Panel Lock Locking Cover

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Currently, there is no device on the market that will secure entire panels, rack mounted components, or many other similar controls mounted on flat surfaces such as the Panel Lock locking cover will. These types of controls may need to be locked out or guarded for purposes of safety, quality, configuration, security, or tamper-proofing. The locking cover can be manufactured in a variety of sizes and shapes. In some cases, only a section of a large panel may need to be secured, so a smaller model can be used to cover only the necessary controls. The ability to lock out these components could potentially save lives when used for lockout/tagout. Other uses might include ensuring the integrity of controls that are configured for specific tasks, tamper-proofing items such as thermostats, or guarding sensitive switches or knobs that may be accidentally bumped. Integrity seals can be used instead of locks for particular applications.

Although thermostat tamper-proof guards are currently on the market, the models available require installation to the wall with screws or other fasteners. Some even require removal of the thermostat to install the cover initially. With a version of the Panel Lock made for thermostat guarding (with added vents), no drilling would be needed; it would simply clamp around most thermostats and be secured by an ordinary padlock. The benefits of this would be ease of installation, portability, and the ability to use locks that are keyed alike for simplicity in buildings or facilities with many thermostats to guard.

The device is constructed mostly of clear polycarbonate to allow for viewing of the components underneath. Two interlocking halves slide together to form a barrier over the components to be locked out. Each half features a flange with numerous holes. When installed, the holes in the flanges align with each other allowing the device to be locked in several different positions (to accommodate different widths of equipment) and secured in place with a standard padlock. The locking flanges can be located on the face of the device or on the side, depending upon the application.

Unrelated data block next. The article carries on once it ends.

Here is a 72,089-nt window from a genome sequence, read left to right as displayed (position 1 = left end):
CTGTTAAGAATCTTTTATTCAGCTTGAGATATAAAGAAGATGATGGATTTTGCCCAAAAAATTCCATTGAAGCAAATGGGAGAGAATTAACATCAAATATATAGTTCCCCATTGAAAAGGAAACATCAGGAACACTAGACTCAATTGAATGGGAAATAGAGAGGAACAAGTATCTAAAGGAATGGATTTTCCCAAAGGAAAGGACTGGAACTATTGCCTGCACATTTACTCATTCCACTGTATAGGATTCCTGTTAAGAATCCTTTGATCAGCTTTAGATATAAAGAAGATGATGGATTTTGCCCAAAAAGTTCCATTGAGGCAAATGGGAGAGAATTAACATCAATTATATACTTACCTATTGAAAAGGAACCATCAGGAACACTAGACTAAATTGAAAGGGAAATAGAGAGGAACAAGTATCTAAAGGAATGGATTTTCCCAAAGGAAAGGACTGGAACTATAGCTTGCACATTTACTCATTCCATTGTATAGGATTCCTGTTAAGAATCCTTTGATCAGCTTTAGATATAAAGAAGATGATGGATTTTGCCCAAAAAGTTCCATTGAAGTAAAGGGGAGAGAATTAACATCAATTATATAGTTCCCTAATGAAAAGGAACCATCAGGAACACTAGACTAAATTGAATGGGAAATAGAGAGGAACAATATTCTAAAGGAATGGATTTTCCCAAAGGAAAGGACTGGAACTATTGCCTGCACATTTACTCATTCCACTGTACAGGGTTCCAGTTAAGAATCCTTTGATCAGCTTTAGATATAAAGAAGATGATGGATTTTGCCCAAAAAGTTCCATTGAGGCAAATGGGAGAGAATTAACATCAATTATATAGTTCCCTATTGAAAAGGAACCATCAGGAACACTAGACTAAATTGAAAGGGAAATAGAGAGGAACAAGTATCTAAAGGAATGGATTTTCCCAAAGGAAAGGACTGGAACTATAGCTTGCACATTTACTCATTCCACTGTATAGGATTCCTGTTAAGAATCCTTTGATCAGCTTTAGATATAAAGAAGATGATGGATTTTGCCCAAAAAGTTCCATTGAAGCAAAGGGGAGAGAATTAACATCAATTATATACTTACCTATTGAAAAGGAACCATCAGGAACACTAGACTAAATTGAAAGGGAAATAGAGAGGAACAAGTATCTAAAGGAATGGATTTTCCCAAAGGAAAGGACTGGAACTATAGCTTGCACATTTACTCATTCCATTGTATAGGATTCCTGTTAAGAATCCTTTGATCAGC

The device is held in place on the equipment by a variety of methods depending on the equipment it is applied to. One method uses adjustable brackets to slide under the "handles" on the front of rack mounted equipment to hold the device in place. Other methods of attachment are available for equipment without these handles. Small clips can be screwed or bonded to the surface of nearly any panel or other device with components that need to be guarded. The device can also be configured to secure some components by simply clamping around them, and not requiring clips or other methods of attachment.

Many potential commercial applications exist for this device. Because it can be configured to secure nearly any control mounted on a flat surface, the possibilities are endless. It can be used to secure control panels on many types of fixed or mobile equipment used in construction, manufacturing, medical, or military applications.


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  • Name:
    Jennifer Scheer
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